The island’s Big Buddha
I climb down to Tanim Magic Garden, where a retired durian farmer has created a sculpture garden with deities from Buddhist mythology and fantasy creatures from the Ramayana in stone — traipsing through the nubile dancers and sculptures set on a hill, feels like wandering in fairyland. A tree-lined stone stairway leads the way into a jungle gorge, where I spend a couple of hours meandering through the forest, catching glimpses of stone figures, frogs and tortoise scattered amongst the greenery and gurgling streams.
Small spirit houses, with flowers and offerings
In the evening, we head to Chaweng town which is a sprawl of thumping discos, go-go bars, stalls selling faux designer jeans and sunglasses, convenience stores 7 Elevens, ready-in-a-day tailors and massage houses offering traditional to raunchy massages. ‘Ladyboys’ strut around confidently, while loudspeakers from vans announce and advertise upcoming Thai boxing matches.
View from the top-Khao Hua Jook
At the northern end of the island, on a small island linked by a causeway, is the towering Buddha or Wat Phra Yai gilded with gold. Its 15 meters tall and perched on the island like a protective guardian, ringed by souvenir stalls. We also visit the quirky Wat Khunaram, where a mummified monk, who died while meditating, is closed in a glass coffin — his mudra pose, orange robes and Ray ban sunglasses undisturbed.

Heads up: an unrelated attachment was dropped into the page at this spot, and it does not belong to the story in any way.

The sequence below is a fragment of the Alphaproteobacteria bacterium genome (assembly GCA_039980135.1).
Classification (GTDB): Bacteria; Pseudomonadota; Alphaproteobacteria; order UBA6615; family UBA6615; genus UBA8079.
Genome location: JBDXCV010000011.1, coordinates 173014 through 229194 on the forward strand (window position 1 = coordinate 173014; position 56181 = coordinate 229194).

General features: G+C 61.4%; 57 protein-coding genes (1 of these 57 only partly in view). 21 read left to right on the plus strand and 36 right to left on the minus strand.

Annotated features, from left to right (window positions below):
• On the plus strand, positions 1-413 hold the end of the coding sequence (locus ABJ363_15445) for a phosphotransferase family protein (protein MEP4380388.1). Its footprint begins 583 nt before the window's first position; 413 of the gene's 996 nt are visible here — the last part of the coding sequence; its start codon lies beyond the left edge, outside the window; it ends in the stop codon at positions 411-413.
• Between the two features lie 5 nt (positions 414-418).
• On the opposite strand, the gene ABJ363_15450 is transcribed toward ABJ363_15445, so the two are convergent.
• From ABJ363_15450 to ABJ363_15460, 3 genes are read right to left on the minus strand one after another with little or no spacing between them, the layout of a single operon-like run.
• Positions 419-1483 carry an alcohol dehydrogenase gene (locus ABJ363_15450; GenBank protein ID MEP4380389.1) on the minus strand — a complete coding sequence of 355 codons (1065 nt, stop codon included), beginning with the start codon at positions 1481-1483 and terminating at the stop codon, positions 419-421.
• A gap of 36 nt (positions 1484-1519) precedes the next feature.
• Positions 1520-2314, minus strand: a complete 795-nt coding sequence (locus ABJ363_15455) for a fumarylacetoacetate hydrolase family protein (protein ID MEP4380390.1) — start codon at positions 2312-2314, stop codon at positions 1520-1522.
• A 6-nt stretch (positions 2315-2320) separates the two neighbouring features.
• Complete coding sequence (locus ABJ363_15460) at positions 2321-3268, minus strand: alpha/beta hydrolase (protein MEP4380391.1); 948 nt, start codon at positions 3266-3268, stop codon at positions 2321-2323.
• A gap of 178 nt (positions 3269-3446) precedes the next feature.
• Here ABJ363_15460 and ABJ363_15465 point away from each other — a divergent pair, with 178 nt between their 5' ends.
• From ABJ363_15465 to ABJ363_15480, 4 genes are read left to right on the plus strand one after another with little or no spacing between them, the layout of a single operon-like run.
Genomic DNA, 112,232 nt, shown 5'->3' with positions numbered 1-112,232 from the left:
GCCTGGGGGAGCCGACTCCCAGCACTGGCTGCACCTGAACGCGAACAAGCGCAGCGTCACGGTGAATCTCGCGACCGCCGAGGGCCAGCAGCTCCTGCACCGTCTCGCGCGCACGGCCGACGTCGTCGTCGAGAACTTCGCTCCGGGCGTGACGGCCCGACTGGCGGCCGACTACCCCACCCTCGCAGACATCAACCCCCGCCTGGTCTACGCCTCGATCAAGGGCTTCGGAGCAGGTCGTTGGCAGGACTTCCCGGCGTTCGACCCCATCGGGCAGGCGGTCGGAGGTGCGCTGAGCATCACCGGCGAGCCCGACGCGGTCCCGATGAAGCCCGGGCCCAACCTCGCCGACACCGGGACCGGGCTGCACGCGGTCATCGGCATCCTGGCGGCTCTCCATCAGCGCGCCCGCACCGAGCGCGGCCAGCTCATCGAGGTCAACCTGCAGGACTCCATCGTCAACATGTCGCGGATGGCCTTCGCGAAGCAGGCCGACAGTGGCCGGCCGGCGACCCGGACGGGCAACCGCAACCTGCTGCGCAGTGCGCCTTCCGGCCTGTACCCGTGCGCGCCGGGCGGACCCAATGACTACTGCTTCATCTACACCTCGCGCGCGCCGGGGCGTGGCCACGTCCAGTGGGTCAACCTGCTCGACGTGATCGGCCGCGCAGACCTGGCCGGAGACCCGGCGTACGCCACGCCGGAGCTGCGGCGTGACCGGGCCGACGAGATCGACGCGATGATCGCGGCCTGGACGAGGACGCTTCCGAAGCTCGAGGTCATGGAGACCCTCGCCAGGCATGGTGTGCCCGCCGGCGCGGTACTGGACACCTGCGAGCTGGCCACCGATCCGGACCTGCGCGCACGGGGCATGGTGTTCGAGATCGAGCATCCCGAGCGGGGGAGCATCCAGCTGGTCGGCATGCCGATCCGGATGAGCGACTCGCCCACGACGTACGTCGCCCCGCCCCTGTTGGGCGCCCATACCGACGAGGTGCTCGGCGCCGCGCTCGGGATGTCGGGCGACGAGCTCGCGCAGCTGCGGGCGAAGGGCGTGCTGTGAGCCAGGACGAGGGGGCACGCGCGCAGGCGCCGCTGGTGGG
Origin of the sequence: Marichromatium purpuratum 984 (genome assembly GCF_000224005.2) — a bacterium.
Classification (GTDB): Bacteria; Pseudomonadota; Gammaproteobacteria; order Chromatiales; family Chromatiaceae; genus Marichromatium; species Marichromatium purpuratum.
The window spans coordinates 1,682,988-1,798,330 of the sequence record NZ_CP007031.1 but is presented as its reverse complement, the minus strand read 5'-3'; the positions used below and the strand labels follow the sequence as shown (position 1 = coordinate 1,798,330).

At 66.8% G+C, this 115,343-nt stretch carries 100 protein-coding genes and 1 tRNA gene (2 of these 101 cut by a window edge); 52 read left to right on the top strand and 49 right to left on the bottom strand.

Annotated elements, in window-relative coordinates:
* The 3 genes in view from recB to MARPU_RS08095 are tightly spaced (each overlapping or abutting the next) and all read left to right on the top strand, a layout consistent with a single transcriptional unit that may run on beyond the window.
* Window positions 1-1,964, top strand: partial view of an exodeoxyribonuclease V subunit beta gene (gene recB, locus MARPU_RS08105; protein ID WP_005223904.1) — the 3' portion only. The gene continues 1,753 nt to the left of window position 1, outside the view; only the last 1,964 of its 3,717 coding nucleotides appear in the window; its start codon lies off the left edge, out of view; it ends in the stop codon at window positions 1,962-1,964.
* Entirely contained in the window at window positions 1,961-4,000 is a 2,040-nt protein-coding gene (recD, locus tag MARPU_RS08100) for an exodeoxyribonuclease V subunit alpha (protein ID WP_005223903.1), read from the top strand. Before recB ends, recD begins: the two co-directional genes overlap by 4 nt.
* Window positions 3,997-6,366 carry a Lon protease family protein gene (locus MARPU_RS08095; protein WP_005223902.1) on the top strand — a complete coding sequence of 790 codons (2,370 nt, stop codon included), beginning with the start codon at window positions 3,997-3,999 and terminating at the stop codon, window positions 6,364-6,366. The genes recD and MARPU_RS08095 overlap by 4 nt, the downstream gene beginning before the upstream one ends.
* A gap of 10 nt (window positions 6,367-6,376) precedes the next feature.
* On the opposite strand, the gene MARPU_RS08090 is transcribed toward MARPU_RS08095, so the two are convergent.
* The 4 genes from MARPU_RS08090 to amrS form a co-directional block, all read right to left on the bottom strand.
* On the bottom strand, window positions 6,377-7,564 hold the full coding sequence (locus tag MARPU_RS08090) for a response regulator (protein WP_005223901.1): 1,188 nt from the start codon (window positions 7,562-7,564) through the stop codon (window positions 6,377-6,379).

Off the beaten path is Wat Sumret — a serene temple inhabited by only a handful of monks. A weathered building houses an eerie congregation of old Buddha statues clothed in orange robes. The visit takes a rather ribald turn with the Grandfather and Grandmother Rocks called Hin Ta and Hin Yai, which are perched provocatively at the southern end of the Lamai Beach. They resemble the male and the female
sex organs! According to folklore, an elderly couple went out to sea and their boat capsized in a storm. The couple died and turned into rocks to be remembered forever.
Trek or scuba diving